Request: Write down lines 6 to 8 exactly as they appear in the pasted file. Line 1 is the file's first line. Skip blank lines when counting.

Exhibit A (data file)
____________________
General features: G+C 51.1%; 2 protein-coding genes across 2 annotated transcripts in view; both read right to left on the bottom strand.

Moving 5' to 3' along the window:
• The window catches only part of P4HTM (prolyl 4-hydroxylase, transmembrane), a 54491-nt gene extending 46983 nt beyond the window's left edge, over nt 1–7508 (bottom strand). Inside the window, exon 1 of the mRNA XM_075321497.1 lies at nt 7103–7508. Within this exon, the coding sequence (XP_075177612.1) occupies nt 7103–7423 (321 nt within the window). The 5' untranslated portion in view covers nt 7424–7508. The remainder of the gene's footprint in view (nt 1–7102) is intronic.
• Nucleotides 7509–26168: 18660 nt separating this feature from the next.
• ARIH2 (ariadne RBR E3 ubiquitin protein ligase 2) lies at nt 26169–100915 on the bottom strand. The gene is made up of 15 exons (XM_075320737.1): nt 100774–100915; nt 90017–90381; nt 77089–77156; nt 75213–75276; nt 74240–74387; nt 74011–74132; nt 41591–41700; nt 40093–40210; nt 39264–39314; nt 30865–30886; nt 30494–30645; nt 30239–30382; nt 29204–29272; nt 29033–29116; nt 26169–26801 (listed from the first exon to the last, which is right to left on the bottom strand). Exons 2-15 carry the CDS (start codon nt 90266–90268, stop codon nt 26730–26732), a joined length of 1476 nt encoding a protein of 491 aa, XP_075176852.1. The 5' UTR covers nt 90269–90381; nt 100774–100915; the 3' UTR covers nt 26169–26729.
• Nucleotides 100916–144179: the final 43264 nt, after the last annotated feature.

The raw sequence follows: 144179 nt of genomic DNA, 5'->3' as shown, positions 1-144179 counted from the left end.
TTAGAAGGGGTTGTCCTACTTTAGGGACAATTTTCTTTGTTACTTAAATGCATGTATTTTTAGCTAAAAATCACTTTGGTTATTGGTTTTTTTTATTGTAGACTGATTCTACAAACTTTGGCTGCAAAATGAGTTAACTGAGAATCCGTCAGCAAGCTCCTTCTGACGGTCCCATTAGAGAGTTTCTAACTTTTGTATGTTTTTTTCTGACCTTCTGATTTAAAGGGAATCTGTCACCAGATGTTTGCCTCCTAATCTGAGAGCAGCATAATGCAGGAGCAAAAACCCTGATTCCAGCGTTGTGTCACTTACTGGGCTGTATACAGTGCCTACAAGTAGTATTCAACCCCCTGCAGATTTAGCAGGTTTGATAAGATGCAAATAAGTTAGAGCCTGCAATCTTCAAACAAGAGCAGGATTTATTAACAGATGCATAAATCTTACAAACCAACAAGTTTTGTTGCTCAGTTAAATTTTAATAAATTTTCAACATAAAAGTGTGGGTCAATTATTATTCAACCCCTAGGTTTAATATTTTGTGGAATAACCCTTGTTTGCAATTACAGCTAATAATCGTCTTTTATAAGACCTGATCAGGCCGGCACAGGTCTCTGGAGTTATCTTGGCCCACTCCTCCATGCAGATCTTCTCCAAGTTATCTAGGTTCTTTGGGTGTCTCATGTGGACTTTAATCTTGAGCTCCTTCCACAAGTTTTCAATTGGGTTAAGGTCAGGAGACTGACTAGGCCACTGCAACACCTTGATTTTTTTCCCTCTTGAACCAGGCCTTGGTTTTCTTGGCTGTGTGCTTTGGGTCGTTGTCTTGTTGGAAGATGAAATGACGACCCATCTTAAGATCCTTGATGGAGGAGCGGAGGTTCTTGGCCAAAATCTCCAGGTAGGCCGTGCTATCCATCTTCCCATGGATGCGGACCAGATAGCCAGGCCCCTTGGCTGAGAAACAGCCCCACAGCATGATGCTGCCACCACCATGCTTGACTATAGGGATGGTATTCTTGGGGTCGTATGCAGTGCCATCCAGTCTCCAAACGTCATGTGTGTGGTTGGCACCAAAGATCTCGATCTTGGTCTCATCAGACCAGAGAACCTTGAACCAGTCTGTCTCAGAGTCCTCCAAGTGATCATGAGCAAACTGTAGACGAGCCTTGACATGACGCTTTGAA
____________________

• Nucleotides 100916–144179: the final 43264 nt, after the last annotated feature.

The raw sequence follows: 144179 nt of genomic DNA, 5'->3' as shown, positions 1-144179 counted from the left end.
TTAGAAGGGGTTGTCCTACTTTAGGGACAATTTTCTTTGTTACTTAAATGCATGTATTTTTAGCTAAAAATCACTTTGGTTATTGGTTTTTTTTATTGTAGACTGATTCTACAAACTTTGGCTGCAAAATGAGTTAACTGAGAATCCGTCAGCAAGCTCCTTCTGACGGTCCCATTAGAGAGTTTCTAACTTTTGTATGTTTTTTTCTGACCTTCTGATTTAAAGGGAATCTGTCACCAGATGTTTGCCTCCTAATCTGAGAGCAGCATAATGCAGGAGCAAAAACCCTGATTCCAGCGTTGTGTCACTTACTGGGCTGTATACAGTGCCTACAAGTAGTATTCAACCCCCTGCAGATTTAGCAGGTTTGATAAGATGCAAATAAGTTAGAGCCTGCAATCTTCAAACAAGAGCAGGATTTATTAACAGATGCATAAATCTTACAAACCAACAAGTTTTGTTGCTCAGTTAAATTTTAATAAATTTTCAACATAAAAGTGTGGGTCAATTATTATTCAACCCCTAGGTTTAATATTTTGTGGAATAACCCTTGTTTGCAATTACAGCTAATAATCGTCTTTTATAAGACCTGATCAGGCCGGCACAGGTCTCTGGAGTTATCTTGGCCCACTCCTCCATGCAGATCTTCTCCAAGTTATCTAGGTTCTTTGGGTGTCTCATGTGGACTTTAATCTTGAGCTCCTTCCACAAGTTTTCAATTGGGTTAAGGTCAGGAGACTGACTAGGCCACTGCAACACCTTGATTTTTTTCCCTCTTGAACCAGGCCTTGGTTTTCTTGGCTGTGTGCTTTGGGTCGTTGTCTTGTTGGAAGATGAAATGACGACCCATCTTAAGATCCTTGATGGAGGAGCGGAGGTTCTTGGCCAAAATCTCCAGGTAGGCCGTGCTATCCATCTTCCCATGGATGCGGACCAGATAGCCAGGCCCCTTGGCTGAGAAACAGCCCCACAGCATGATGCTGCCACCACCATGCTTGACTATAGGGATGGTATTCTTGGGGTCGTATGCAGTGCCATCCAGTCTCCAAACGTCATGTGTGTGGTTGGCACCAAAGATCTCGATCTTGGTCTCATCAGACCAGAGAACCTTGAACCAGTCTGTCTCAGAGTCCTCCAAGTGATCATGAGCAAACTGTAGACGAGCCTTGACATGACGCTTTGAA